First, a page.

It's that fact, though, that initially led me to worry about the game's replayability. There are enough levels to keep you busy for a couple of days, depending on how long you play each time, but then what do you do? Fortunately they've taken this into consideration. Your performance on each level is graded based on how efficiently you solve the puzzles. For example, if it takes you a couple of tries to move some items into the right position, you don't get as many points as you would if you got it right on the first try. Additionally, sometimes there are alternate ways to solve puzzles, which might get you a different amount of points. So you can always go back and try to improve your score/ranking on each level.

If, on the other hand, you feel that playing for high scores has been pointless since 1987, there's still other stuff to do. Secret treasures are hidden throughout the levels, whether it's stashes of coins, collectible pixel art of characters from past Capcom games, or a skeleton guy who makes you play a rhythm game for a treasure map, which you can then use with another character who will go out and hunt down the actual treasure for you. That guy can also help you find other treasures to fill up little galleries of characters and creatures from the game, as well as sound/music tests and also probably some other stuff I don't remember off the top of my head. The point is, if you're a completist, you can play this game for a while. There's much more to do than meets the eye.

So that's about it for the game mechanics. What else? The story is pretty much irrelevant. It gets the job done setting up the premise of the game and then mercifully gets out of the way for most of the time, but if you must know, you're trying to collect pieces of this skeleton pirate made of gold so he can come back to life and give you his ship. There's also a hot female pirate who is your rival and will probably be the subject of a lot of fan art before too long.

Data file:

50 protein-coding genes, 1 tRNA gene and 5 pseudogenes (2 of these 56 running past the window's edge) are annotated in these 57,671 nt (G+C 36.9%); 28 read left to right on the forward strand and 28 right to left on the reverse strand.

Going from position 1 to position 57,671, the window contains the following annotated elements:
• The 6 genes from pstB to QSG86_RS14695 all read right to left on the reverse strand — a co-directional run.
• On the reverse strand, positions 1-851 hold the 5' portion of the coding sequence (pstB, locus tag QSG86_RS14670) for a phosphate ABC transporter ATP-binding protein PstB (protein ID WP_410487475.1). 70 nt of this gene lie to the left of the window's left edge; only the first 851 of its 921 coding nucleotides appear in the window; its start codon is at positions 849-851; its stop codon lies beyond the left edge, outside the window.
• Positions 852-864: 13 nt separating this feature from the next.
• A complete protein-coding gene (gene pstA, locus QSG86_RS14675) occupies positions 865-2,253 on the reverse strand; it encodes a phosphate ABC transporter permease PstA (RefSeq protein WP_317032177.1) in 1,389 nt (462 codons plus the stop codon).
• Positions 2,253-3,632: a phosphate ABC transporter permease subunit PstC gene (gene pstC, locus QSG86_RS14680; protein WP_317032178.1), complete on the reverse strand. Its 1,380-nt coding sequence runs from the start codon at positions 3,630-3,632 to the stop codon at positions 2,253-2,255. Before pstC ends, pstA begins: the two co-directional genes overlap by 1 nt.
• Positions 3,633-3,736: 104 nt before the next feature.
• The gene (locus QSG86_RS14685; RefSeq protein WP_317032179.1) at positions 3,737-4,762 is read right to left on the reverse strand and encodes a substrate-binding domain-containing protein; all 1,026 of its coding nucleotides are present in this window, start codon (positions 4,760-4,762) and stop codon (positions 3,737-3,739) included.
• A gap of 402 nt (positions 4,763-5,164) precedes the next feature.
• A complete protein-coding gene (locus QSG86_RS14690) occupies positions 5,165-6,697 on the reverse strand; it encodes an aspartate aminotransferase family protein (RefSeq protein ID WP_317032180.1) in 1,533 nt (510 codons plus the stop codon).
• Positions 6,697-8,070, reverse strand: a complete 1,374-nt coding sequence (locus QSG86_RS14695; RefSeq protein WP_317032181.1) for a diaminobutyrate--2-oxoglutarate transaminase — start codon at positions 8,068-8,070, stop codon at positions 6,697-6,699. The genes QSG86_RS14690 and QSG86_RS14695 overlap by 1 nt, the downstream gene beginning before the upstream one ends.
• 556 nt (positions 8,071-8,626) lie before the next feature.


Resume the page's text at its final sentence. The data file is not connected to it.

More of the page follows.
The graphics are presented in a cel-shaded style that's somewhat similiar to Wind Waker but with better character models. It's very colorful and quite nice, and each 'world' has a different theme, most of which are fairly interesting to look at. The sound is a lot of various noises made by Japanese people, but no full-fledged voice acting (thank god). The music is well done but I didn't find it particularly memorable.

Anyway. The point and click adventure genre is hardly new, but it is still fun, and this game brings some interesting new twists to it. There's a lot to do, and it's all very well polished and presented with style and a unique charm. If that kind of gameplay sounds at all appealing to you, I highly recommend checking out Zack and Wiki. It's the most fun I've had playing a new game in quite some time. And if I may editorialize a bit here, I have to say that it's really a sad state that the industry is in when a jawsome, unique game like this is in danger of being overlooked in favor of games about space marines. So buy Zack and Wiki and support the blue sky in games.

Thank you, and good night.